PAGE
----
Feeds

Google Chrome will block out-of-date plug-ins

One-ups Mozilla

High performance access to file storage

Google will soon prevent insecure versions of plug-ins from running on top of its Chrome browser to make sure they don't contain security bugs that can be exploited by malicious websites.

In a blog post, members of Google's security team said the feature, to be delivered "medium-term," will prevent Chrome from running "certain out-of-date plug-ins." It will also help users find updates.

The announcement comes a few months after anti-virus maker F-Secure said Adobe's Reader application replaced Microsoft Word as the program that's most often exploited in targeted malware campaigns, like the one that Google disclosed in January that exposed sensitive intellectual property. F-Secure said the increase is "primarily because there has been more vulnerabilities in Adobe Acrobat/Reader than in the Microsoft Office applications." Other plug-ins such as Adobe's Flash Player and Oracle's Java Virtual Machine are also routinely attacked.

The ability to run scores of browser plug-ins makes it hard for users to keep their systems fully patched. Mozilla recently addressed this problem by notifying users who run out-of-date add-ons on top of Firefox. Google seems to be going one step further by blocking them altogether.

"Since many plug-ins are ubiquitous, they pose the most significant risk to our user base," the Google employees wrote.

The auto-blocking will join several other security features being baked into Chrome. Chief among them is a home-grown PDF reader integrated into Chrome that sports its own security sandbox. This is now available in a developer build. The stable Chrome includes a built-in Flash plug-in that Google will automatically update via the browser's existing update mechanism, which does not ask for the user's approval.

Chrome has long boasted one of the most advanced sandbox designs, which thwarts attacks by running individual windows and plug-ins in a separate process with limited access to the operating system kernel. Chrome was the only browser at the recent Pwn2Own hacker contest that wasn't exploited. ®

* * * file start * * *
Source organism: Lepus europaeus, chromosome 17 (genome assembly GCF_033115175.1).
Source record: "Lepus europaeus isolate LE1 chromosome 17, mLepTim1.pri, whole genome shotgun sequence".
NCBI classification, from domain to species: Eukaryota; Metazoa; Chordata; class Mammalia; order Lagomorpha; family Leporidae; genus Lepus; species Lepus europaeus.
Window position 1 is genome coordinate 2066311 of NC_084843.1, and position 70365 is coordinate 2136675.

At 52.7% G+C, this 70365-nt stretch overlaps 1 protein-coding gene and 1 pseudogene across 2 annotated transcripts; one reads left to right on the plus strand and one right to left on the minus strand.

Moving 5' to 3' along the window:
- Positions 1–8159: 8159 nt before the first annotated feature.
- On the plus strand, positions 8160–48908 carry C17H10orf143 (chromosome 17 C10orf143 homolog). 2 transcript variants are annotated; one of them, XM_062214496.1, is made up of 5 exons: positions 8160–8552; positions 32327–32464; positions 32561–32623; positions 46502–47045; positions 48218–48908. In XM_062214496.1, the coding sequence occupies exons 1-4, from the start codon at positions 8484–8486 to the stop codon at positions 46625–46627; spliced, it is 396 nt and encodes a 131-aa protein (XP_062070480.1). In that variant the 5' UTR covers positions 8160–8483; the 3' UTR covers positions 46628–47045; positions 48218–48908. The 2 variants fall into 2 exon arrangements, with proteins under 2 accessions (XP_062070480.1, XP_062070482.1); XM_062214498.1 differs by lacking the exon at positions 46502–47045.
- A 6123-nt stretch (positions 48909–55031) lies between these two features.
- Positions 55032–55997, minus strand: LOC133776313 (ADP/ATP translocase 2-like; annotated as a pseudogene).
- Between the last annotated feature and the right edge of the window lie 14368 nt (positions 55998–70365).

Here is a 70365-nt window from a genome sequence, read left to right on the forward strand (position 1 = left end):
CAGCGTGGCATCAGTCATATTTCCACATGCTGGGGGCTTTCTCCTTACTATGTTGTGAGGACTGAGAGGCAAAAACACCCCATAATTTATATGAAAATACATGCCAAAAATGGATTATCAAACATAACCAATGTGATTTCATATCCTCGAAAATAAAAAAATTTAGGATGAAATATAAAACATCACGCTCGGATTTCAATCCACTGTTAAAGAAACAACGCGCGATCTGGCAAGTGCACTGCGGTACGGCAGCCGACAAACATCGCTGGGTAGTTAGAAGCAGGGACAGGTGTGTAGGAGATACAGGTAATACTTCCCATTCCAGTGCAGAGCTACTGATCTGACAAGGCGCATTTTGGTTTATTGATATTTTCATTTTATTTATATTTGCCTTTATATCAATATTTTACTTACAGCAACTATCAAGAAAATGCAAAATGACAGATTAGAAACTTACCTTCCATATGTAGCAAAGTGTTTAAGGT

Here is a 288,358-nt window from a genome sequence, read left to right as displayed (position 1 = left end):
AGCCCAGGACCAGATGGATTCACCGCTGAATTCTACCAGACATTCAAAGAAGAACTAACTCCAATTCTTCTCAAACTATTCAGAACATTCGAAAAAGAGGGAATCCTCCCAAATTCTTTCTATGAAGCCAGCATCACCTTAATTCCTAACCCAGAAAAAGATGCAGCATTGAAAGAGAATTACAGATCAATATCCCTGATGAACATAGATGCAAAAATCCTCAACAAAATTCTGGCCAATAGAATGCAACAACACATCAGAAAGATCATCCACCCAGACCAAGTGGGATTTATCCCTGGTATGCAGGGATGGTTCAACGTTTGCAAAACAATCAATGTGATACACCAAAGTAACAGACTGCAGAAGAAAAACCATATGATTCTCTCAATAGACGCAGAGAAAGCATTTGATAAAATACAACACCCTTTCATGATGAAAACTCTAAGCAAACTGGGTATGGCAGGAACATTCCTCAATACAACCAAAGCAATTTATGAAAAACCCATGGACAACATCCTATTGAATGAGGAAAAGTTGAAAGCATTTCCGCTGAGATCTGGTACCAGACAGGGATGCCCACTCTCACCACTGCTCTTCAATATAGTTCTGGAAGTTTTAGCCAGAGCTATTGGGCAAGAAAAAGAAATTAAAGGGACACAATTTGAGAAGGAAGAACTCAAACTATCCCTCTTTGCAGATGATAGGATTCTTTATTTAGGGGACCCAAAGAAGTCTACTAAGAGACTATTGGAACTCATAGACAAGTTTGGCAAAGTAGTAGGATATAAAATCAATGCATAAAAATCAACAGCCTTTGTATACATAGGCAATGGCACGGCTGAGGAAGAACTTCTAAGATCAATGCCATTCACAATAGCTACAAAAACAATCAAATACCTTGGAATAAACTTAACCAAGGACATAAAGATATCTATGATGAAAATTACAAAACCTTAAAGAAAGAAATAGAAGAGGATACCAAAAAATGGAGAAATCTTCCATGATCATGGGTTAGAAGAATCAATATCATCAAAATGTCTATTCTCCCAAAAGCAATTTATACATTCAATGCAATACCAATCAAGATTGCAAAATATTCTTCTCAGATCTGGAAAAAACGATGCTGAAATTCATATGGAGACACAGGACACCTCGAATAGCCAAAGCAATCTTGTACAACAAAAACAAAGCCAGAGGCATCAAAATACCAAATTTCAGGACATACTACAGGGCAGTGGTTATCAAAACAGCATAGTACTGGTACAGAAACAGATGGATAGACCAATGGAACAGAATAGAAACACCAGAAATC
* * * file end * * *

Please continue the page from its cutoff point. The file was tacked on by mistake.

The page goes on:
High performance access to file storage

More from The Register

next story
This time it's 'Personal': new Office 365 sub covers just two devices
Redmond also brings Office into Google's back yard
Oh no, Joe: WinPhone users already griping over 8.1 mega-update
Hang on. Which bit of Developer Preview don't you understand?
Microsoft lobs pre-release Windows Phone 8.1 at devs who dare
App makers can load it before anyone else, but if they do they're stuck with it
Half of Twitter's 'active users' are SILENT STALKERS
Nearly 50% have NEVER tweeted a word
Internet-of-stuff startup dumps NoSQL for ... SQL?
NoSQL taste great at first but lacks proper nutrients, says startup cloud whiz
IRS boss on XP migration: 'Classic fix the airplane while you're flying it attempt'
Plus: Condoleezza Rice at Dropbox 'maybe she can find ... weapons of mass destruction'
Ditch the sync, paddle in the Streem: Upstart offers syncless sharing
Upload, delete and carry on sharing afterwards?
New Facebook phone app allows you to stalk your mates
Nearby Friends feature goes live in a few weeks
Microsoft TIER SMEAR changes app prices whether devs ask or not
Some go up, some go down, Redmond goes silent
prev story

Whitepapers

Securing web applications made simple and scalable
In this whitepaper learn how automated security testing can provide a simple and scalable way to protect your web applications.
3 Big data security analytics techniques
Applying these Big Data security analytics techniques can help you make your business safer by detecting attacks early, before significant damage is done.
The benefits of software based PBX
Why you should break free from your proprietary PBX and how to leverage your existing server hardware.
Top three mobile application threats
Learn about three of the top mobile application security threats facing businesses today and recommendations on how to mitigate the risk.
Combat fraud and increase customer satisfaction
Based on their experience using HP ArcSight Enterprise Security Manager for IT security operations, Finansbank moved to HP ArcSight ESM for fraud management.